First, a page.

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Watershed Basics

San Juan River Watershed. Click for larger view.

A watershed is a geographic area that drains into a common body of water such as a stream, lake or river. Its boundary will more or less follow the highest ridgeline around the stream channels and meet at the bottom or lowest point of the land where the water flows out of the watershed. Much of the water in a watershed comes from precipitation and stormwater runoff.

A watershed affects the water quality in the waterbody it surrounds. Everybody lives in a watershed, so impacts to watershed health also impact human and ecological activities within the watershed. A healthy watershed supports:

  • Important hydrologic and landform processes
  • Habitat for a variety of plant and animal species
  • Healthy biological communities

Many communities and individuals rely on healthy watersheds for clean drinking water, recreation, and agriculture. Upstream activities such as mining can impact an entire watershed even if the contamination appears localized.

Watershed Monitoring

Watershed monitoring is the periodic or continuous collection of data using consistent methods. Water-quality monitoring generally includes the sampling and analysis of water and the conditions of the waterbody to evaluate its physical, chemical, and biological characteristics. Watershed monitoring is a comprehensive approach to data collection that evaluates the condition of the water resource while also providing valuable watershed information to help establish cause-and-effect relationships. Watershed monitoring data can be used to determine the source(s) of impairment, provide input for management tools such as models, and support scientifically-based decisions for preserving or improving the quality of a water resource.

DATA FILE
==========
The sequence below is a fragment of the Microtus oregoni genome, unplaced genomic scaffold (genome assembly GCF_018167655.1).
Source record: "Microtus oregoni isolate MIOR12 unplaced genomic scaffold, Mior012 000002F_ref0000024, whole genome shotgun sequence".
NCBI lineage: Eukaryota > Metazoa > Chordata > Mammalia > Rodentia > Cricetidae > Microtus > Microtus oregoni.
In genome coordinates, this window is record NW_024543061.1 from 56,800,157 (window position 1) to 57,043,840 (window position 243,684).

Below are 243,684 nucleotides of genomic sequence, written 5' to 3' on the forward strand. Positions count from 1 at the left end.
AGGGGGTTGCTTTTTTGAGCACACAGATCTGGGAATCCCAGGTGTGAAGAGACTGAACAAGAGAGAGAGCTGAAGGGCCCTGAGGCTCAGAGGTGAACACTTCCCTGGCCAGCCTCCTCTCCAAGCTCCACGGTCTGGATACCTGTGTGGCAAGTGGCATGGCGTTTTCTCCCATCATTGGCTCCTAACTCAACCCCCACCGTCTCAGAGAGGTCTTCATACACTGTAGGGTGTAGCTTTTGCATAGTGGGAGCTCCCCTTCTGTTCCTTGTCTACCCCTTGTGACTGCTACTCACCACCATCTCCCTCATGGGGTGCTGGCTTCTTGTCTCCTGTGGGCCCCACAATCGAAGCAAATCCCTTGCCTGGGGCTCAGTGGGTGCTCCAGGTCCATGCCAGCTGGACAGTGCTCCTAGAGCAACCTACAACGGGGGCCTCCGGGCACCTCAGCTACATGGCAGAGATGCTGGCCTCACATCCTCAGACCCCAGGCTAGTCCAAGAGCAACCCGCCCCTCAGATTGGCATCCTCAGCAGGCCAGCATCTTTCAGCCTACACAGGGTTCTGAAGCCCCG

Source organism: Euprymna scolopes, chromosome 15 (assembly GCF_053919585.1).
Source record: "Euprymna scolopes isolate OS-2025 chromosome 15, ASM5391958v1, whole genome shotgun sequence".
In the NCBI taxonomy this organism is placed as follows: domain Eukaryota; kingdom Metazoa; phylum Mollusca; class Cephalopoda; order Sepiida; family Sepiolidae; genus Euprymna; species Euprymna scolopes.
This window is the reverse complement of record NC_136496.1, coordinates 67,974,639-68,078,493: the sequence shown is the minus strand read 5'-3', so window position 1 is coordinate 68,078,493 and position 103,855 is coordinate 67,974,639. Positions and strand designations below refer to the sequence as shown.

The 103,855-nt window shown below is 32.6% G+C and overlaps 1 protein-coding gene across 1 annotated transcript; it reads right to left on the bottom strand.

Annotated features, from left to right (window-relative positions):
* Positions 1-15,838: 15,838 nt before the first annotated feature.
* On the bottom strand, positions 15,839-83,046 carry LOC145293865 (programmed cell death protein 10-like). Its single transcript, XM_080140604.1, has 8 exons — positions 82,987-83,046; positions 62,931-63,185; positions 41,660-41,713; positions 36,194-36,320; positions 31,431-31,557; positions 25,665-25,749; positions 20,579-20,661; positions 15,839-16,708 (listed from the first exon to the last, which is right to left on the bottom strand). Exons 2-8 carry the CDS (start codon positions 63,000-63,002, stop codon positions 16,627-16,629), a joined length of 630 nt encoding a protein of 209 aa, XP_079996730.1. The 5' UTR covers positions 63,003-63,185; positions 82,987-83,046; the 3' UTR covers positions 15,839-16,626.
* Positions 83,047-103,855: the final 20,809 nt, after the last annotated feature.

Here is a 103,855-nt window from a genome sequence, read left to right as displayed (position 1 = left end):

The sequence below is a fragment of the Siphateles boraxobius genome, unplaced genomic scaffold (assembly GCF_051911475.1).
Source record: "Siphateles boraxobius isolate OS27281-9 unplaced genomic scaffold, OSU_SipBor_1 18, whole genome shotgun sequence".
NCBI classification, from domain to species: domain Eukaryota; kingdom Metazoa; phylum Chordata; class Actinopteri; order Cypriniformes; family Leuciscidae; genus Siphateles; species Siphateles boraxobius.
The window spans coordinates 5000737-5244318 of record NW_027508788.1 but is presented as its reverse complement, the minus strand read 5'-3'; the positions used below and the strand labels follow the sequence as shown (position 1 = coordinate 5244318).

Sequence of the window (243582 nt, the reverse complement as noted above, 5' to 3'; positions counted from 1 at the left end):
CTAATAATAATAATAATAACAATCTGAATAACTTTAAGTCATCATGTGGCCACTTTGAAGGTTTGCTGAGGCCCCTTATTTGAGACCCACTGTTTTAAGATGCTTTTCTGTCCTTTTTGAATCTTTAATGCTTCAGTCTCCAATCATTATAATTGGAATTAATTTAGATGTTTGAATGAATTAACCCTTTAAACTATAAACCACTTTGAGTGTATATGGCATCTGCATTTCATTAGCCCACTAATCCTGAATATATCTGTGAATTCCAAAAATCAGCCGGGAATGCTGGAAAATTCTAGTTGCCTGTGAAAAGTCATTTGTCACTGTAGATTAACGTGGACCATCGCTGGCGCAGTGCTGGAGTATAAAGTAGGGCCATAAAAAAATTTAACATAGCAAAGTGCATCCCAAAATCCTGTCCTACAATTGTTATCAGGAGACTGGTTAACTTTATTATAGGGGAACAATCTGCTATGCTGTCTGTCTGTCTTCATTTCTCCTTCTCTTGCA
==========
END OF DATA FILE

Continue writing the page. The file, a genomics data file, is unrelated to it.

The San Juan Watershed

The San Juan River is approximately 355 miles long and originates in the San Juan Mountains in southwestern Colorado. It flows westerly into New Mexico and is detained in the Navajo Reservoir. The river continues into southern Utah and ultimately terminates in Lake Powell in Utah. Lake Powell lies on the Colorado River, along the Utah-Arizona border. At 186 miles long and with 1,960 miles of shoreline when full, the lake is the second largest manmade reservoir in the country. The 126-mile long Animas River originates in the mountain peaks northeast of Silverton, Colorado, and flows southward and into the San Juan River in Farmington, New Mexico.

Water resources in the San Juan watershed are essential for recreational, agricultural, cultural, ecological, and residential uses. Potential contamination sources within the watershed include historic mining activities in the Bonita Peak Mining District of Colorado and naturally occurring mineralization in the area.